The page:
Anhui Province is one to watch as a growing destination for luxury tourists wanting a nature-filled escape into the mountains. It’s known for the limestone-filled Mount Huangshan, a UNESCO World Heritage site that attracts tourists from all over the world. In 2015, Banyan Tree opened a resort in the region and has since been working to encourage tourists to buy a home in one of its luxurious residences. The resort currently attracts most of its vacation-goers from Shanghai and Hangzhou, as it’s located just five and four-hour drives away respectively.
A version of this article first appeared in Jing Daily.
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Keywords: luxury travel China high end resorts China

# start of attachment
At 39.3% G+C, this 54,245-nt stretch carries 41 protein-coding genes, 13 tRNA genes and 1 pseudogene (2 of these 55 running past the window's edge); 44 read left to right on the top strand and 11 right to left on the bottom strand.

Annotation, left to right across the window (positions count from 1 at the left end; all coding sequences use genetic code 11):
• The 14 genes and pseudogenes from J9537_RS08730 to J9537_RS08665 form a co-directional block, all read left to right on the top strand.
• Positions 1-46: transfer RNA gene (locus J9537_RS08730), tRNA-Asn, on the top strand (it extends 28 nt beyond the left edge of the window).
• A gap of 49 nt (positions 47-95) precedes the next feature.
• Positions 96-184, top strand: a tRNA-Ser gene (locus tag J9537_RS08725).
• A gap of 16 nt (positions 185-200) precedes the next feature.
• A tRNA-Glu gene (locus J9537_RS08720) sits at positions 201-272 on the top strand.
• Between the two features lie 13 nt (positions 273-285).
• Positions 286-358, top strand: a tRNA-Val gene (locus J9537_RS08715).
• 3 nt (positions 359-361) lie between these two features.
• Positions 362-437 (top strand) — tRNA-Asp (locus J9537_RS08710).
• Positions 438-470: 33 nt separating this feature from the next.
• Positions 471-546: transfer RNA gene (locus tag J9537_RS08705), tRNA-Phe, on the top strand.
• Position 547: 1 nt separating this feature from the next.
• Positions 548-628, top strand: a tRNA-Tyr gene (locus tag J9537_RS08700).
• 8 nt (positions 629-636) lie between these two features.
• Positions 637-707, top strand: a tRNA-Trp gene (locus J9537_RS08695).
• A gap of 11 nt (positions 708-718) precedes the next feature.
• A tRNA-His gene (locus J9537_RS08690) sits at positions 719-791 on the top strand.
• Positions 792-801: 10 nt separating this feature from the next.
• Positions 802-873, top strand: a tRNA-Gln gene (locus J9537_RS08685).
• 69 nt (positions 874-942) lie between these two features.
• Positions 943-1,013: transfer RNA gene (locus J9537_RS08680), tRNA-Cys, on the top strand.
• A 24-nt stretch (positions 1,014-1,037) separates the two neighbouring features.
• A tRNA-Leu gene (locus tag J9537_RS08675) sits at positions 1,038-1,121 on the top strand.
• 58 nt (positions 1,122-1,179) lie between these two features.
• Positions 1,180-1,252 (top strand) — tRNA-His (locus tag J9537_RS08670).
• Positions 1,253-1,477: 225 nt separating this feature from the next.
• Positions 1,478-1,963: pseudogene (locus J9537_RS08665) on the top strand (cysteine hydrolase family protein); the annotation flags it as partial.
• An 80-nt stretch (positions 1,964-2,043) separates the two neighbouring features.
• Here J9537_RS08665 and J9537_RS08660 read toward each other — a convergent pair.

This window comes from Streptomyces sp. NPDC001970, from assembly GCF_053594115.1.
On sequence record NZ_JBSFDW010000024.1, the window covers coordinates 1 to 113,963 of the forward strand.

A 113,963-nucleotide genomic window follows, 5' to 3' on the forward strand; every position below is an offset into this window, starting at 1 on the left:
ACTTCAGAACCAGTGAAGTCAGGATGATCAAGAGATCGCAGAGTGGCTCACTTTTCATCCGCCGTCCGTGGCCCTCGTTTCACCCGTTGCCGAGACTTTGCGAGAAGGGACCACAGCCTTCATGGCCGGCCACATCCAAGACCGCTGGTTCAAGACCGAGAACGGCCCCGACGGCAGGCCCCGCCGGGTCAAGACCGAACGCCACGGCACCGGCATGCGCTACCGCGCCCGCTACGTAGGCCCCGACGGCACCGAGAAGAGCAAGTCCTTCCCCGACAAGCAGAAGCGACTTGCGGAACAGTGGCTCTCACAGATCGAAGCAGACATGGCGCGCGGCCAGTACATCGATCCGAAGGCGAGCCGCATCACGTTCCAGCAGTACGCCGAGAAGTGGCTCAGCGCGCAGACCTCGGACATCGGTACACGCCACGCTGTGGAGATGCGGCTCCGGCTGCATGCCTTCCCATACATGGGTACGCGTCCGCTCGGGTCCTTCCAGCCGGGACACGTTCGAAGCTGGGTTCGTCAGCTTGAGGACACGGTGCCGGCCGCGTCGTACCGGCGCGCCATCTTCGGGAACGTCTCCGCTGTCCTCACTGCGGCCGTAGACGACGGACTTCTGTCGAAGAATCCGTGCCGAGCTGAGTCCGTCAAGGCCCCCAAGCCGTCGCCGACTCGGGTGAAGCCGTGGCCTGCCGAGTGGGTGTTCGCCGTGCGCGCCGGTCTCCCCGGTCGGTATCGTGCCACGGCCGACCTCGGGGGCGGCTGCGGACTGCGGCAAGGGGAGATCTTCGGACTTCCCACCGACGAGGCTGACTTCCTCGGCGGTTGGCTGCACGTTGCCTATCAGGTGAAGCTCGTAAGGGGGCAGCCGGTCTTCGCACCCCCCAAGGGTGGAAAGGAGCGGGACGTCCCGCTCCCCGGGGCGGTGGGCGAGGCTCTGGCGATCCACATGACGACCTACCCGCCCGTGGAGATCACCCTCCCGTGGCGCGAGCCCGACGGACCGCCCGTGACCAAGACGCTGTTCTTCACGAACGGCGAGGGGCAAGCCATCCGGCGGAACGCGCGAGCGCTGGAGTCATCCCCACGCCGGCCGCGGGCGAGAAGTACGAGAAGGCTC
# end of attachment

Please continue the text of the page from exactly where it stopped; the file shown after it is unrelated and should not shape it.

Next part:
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Sanya: land of fake seafood and restaurants with multiple menus. Save your money, go to the Philippines/Thailand. Lijiang: formerly a beautiful, remote location to get away from the crowds (10-15 years ago), currently over-run with Dalu ren and a massively overrated/overpriced tourist trap. Not an "authentic" experience. Avoid if at all possible. Shanghai... Seriously? Beijing: Toxic air and massive crowds? Sign me up!! Visit for the Great Wall, Forbidden City, Temple of Heaven... you will get a lovely view of... people.
Nov 03, 2017 11:13 Report Abuse